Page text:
Delta, JetBlue accused of getting "kickbacks" for selling travel insurance

"Questionable" travel insurance practices

Delta and JetBlue, two of the largest U.S. carriers, are facing separate class actions that accuse them of failing to disclose to consumers that they receive payments from sales of travel cancellation insurance promoted on their websites.

According to the nearly identical lawsuits, which were both filed earlier this month by Florida law firm Leon Cosgrove, the airlines leave consumers "with the false impression that the charge for trip insurance is a pass-through" fee from another entity with which they have no financial interest. Instead, the suits allege JetBlue and Delta receive "kickbacks" for selling policies on their websites.

"Consumers are required to make an insurance election, as they are unable to proceed with purchasing their airline tickets on [Delta and] JetBlue's website[s] until they choose whether to purchase a trip insurance policy," the JetBlue lawsuit says. "The consumer cannot simply ignore the insurance offering and move on to purchasing a ticket."

Delta and JetBlue note on their websites that the travel insurance coverage comes from AGA Service Co., the licensed producer and administrator of the plans, which are underwritten by Jefferson Insurance Co. or BCS Insurance Co. and are provided by Allianz Global Assistance. The carriers' sites use eye-catching colors to indicate they recommend that travelers buy the coverage.

"This marketing is intended to create the impression that the trip insurance is in the consumer's best interest -- while hiding the fact that JetBlue [and Delta are] pushing the product because it is in [their] financial interest to generate sales," the JetBlue suit says. "In other words, the consumer is deceived into believing that JetBlue [and Delta are] acting in the consumer's best financial interest, and not [their] own."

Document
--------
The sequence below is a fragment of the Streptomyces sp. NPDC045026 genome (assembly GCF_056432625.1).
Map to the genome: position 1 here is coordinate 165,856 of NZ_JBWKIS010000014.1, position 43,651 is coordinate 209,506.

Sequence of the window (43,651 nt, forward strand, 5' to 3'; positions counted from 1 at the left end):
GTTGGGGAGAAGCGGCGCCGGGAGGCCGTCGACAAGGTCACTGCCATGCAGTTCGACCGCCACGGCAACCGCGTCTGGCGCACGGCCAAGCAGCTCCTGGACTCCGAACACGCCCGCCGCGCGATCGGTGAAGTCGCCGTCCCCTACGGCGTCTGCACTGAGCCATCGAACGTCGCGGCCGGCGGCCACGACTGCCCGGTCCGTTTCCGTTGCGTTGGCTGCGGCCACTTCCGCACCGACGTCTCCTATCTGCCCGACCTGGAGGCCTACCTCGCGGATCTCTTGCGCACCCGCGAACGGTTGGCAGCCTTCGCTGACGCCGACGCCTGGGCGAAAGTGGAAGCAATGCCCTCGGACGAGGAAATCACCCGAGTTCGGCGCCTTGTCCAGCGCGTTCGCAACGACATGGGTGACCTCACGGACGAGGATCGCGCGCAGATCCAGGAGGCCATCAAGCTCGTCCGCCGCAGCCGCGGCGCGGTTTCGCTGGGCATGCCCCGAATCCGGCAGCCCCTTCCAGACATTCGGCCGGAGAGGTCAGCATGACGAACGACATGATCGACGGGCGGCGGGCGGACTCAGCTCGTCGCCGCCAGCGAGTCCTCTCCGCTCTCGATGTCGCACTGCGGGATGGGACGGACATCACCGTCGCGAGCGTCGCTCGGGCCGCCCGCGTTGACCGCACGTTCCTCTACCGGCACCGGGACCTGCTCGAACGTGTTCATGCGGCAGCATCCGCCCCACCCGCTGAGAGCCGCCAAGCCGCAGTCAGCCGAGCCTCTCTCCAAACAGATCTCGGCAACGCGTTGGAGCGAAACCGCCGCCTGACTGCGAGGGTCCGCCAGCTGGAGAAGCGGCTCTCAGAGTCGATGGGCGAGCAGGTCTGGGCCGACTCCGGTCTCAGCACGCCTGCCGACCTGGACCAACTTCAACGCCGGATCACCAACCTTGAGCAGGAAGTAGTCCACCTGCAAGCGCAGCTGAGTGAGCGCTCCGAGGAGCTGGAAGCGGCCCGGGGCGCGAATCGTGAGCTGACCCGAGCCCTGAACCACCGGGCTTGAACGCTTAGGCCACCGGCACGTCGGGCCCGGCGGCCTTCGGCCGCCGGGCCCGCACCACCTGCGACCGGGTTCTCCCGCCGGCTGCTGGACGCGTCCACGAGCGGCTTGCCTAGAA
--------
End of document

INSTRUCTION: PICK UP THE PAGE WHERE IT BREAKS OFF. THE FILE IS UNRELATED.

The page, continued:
The suits claim that the payments to the carriers are illegal because the companies aren't providing anything in return. Moreover, since Delta and JetBlue lack licenses to sell insurance, they can't accept any payments relating to its sale, according to the lawsuits. American Airlines has settled key elements of a similar suit that was also filed by Leon Cosgrove, according to a company email to CBS News.

Officials from JetBlue and Allianz declined to comment. Atlanta-based Delta said the allegations are "false and have no basis in fact or reality." Leon Cosgrove couldn't be reached for comment.

The lawsuits jibe with a report issued earlier this year by U.S. Senator Edward Markey, D.-Massachusetts, that found the ticketing process at airlines and online travel agencies (OTAs) encourages travelers to buy travel insurance even though it's often bare-bones coverage loaded with exclusions.

Of the 16 companies Markey's staff evaluated, 15 required consumers hear a pitch for travel insurance before they made a purchase. He noted airlines and OTAs earn an "undisclosed fee on every policy sold."  

According to data Markey cited, U.S. travelers spent $2.6 billion on travel coverage in 2016, more than twice what they spent in 2004.